5 reasons for your Scrum team to wait for the Sprint Retrospective
Your team complains about too many meetings and a useless Sprint Retrospective at the same time? Time to take a stand for the Retro!
If you had boring, listless Sprint Retrospective meetings while at the same time multiple relevant topics are already being taken care of in special meetings and groups, the problem might be the way the Retro is conducted. But sometimes it is just that there are no good topics left for the Retro. Here are some arguments to help you convince your teammates to bring their topics into the Retro instead of convening the next ad-hoc meeting.
#1 Less meetings
The easiest argument is that by waiting for the Retro, overall the team will spend less time in meetings.
You can easily explain this by showing the team an exemplary schedule such as this, where at least four topics look like they should be at least decided upon in the Retro:
The decision whether move a topic into the Retro or not could be taken in the Daily Scrum.
This of course only works if the team prefers working on the Sprint to having lots of meetings. If that is not the case, you already have a relevant Retro topic…
Another anti-pattern that fits into this line of argument is a boundless Daily Scrum. If it slips into long inspect&adapt discussions regularly, the Retro will suffer.
#2 Improvement overload
Looking at the exemplary schedule above, you can easily spot another problem: What if out of the four meetings and the Retro there are at least five different improvements to be implemented by the team during the next Sprint? Does that sound realistic? Absolutely not so. The average Scrum team I have encountered, in a good Sprint, manages one visible improvement to their way of work, and maybe a few minor ones. And that is already quite good, if you extrapolate this to a full year.
Jeff Sutherland and Ken Schwaber in the Scrum Guide call the Retro “a formal opportunity to focus on inspection and adaptation”. Most experienced Scrum Masters I know use this opportunity also to have the team pick the most relevant adaptions, and then get those right. They do this because it increases the likelihood of the team successfully implementing these adaptions. This in turn strengthens the inspect&adapt loop. In the end, every adaption is an experiment, and you need some time to inspect their results.
#3 Whole team participation
The typical ad-hoc problem meeting is usually not very inclusive, and typically only consists of those people affected by the problem. However, if the problem should really be used to improve the way the team works, the whole team has got to decide. And maybe the discussion has to be broadened away from the narrow perspective on just the one problem.
And if finally it turns out that a solution is best worked out by just a few team members, at least this is a conscious decision — the team then delegates working out a proposal to these team members. And when they come back, the whole team decides. A self-organizing Scrum team is a grass-roots democracy in such matters, and thus the whole electorate should be present when decisions on big adaptions are made.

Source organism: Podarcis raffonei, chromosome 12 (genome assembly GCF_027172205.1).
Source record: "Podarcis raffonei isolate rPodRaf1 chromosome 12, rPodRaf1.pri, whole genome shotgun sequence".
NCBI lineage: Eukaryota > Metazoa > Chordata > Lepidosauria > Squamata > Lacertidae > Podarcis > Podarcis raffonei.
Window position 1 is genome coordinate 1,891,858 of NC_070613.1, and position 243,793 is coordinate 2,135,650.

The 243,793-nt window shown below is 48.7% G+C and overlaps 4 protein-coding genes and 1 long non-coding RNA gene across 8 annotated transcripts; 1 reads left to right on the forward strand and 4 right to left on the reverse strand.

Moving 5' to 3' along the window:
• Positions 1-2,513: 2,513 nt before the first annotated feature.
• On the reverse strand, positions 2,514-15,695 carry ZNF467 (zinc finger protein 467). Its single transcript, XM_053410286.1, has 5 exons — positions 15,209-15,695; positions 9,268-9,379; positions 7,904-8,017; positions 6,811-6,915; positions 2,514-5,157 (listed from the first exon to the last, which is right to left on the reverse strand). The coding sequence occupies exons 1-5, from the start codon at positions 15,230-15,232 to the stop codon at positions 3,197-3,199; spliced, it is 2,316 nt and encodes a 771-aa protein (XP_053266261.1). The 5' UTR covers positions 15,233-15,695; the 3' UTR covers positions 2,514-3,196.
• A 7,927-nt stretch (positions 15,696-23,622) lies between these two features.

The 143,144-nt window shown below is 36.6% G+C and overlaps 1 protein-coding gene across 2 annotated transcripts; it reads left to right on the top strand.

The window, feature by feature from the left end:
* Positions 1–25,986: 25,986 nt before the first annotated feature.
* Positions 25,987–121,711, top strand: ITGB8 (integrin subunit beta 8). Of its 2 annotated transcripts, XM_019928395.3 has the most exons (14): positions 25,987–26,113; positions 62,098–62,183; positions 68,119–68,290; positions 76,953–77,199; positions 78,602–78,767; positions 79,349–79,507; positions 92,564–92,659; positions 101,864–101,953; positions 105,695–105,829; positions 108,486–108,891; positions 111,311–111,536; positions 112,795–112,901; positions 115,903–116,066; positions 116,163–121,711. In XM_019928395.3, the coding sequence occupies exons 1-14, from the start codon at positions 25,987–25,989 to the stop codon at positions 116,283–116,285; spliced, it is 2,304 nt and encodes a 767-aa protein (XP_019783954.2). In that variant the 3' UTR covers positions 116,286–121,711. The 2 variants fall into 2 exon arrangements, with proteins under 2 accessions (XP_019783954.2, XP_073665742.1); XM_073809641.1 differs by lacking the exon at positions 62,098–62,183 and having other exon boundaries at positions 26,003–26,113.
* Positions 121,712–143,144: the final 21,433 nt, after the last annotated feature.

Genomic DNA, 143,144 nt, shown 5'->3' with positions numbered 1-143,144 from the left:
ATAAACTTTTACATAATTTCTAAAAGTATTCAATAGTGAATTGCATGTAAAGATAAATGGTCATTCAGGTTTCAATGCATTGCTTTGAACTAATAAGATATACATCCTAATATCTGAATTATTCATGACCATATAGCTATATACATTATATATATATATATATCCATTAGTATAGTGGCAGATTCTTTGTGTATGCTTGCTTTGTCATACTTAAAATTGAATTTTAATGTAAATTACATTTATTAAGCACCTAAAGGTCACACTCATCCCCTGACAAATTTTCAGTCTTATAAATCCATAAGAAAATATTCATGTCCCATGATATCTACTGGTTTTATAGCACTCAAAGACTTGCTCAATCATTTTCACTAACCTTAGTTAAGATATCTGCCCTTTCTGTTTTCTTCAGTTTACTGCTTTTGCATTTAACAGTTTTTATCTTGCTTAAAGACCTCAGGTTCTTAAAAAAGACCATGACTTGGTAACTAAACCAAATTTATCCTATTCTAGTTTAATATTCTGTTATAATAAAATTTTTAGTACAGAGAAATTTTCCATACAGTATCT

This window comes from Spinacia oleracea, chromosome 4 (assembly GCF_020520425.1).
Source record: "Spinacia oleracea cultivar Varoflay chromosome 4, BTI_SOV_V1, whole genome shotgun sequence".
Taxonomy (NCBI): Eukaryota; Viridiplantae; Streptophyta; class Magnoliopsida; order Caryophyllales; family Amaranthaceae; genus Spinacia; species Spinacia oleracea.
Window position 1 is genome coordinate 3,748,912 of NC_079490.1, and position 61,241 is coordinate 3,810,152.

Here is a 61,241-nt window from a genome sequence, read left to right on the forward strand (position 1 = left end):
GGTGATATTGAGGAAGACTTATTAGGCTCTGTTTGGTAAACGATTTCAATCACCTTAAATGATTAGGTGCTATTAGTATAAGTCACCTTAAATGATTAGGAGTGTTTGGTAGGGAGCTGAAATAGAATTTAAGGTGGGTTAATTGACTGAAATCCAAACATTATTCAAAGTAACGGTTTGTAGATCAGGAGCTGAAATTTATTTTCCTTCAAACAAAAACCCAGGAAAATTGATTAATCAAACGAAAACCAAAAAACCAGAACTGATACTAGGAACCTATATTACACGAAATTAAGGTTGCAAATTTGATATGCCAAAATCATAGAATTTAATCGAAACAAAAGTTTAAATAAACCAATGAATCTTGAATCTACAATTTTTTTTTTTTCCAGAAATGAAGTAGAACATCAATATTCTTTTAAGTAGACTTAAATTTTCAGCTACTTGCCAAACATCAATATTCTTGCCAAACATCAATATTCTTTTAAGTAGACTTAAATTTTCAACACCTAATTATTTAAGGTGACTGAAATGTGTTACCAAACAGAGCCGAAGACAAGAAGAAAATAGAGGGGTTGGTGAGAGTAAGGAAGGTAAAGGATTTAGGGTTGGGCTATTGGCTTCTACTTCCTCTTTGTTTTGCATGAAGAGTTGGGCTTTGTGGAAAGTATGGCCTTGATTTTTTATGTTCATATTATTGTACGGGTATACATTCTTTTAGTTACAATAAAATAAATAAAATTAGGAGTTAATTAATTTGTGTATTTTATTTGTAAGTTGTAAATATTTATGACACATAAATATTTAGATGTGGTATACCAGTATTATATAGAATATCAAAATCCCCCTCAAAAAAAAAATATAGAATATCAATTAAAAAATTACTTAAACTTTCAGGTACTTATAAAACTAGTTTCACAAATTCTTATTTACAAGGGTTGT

#4 Take out the drama
Setting up a meeting whenever a problem occurs feels very Lean and Agile, like pulling the Andon cord to stop the production on a Toyota assembly belt. And sometimes it is really necessary. But very often the situation in a software development team is different to the situation at the car factory. If the problem at hand will not make the whole Sprint pointless, it is maybe not warranted to interrupt the whole team’s precious flow. It is better to wait until the dust has settled, and the problem’s relevance and impact can be assessed in a calm manner in the Retro.
Just proceeding with an ad-hoc meeting yields a high chance of over-reacting to a one-time issue.
A good way of tackling such a problem is to first discuss it with another team member (pair programming comes in handy here), and then maybe write down an “impediment card” or something similar for the Retro. Or, if you both see this as absolutely necessary, ring the alarm bell and get all hands on deck for the dramatic ad-hoc meeting. Which could also be a made a bit less dramatic by using something like the instant retrospective format.
If the issue is a controversial one, such as a technical decision that people are very opinionated about, it is good to use a well-known meeting format, and decision mechanisms known to all participants. It is even better if you have a good moderator, such as maybe your Scrum Master. All this you already should have: your already scheduled Sprint Retrospective!
A word of caution
A permanent “stream” of small adaptions is a sign for a healthy Scrum team. These are for example a refactoring on the fly, a small improvement to the build pipeline quickly agreed upon in the Daily, or a new test case introduced into the regression test suite. This is a very good thing, and it should not be postponed until the Retro. The Retro is for those adaptions that need to be discussed and decided upon, and where all team members should be heard.
Besides inspecting known problems in the Retro, it can and should also be used to uncover new topics, that have been festering under the surface. If you collect a lot of known problems encountered during the Sprint, make sure there is still time for this aspect in the Retro!
There should be even more reasons to reserve the most interesting discussions for the Sprint Retrospective. If you have one, please leave it as a comment! There might be someone out there needing just that argument.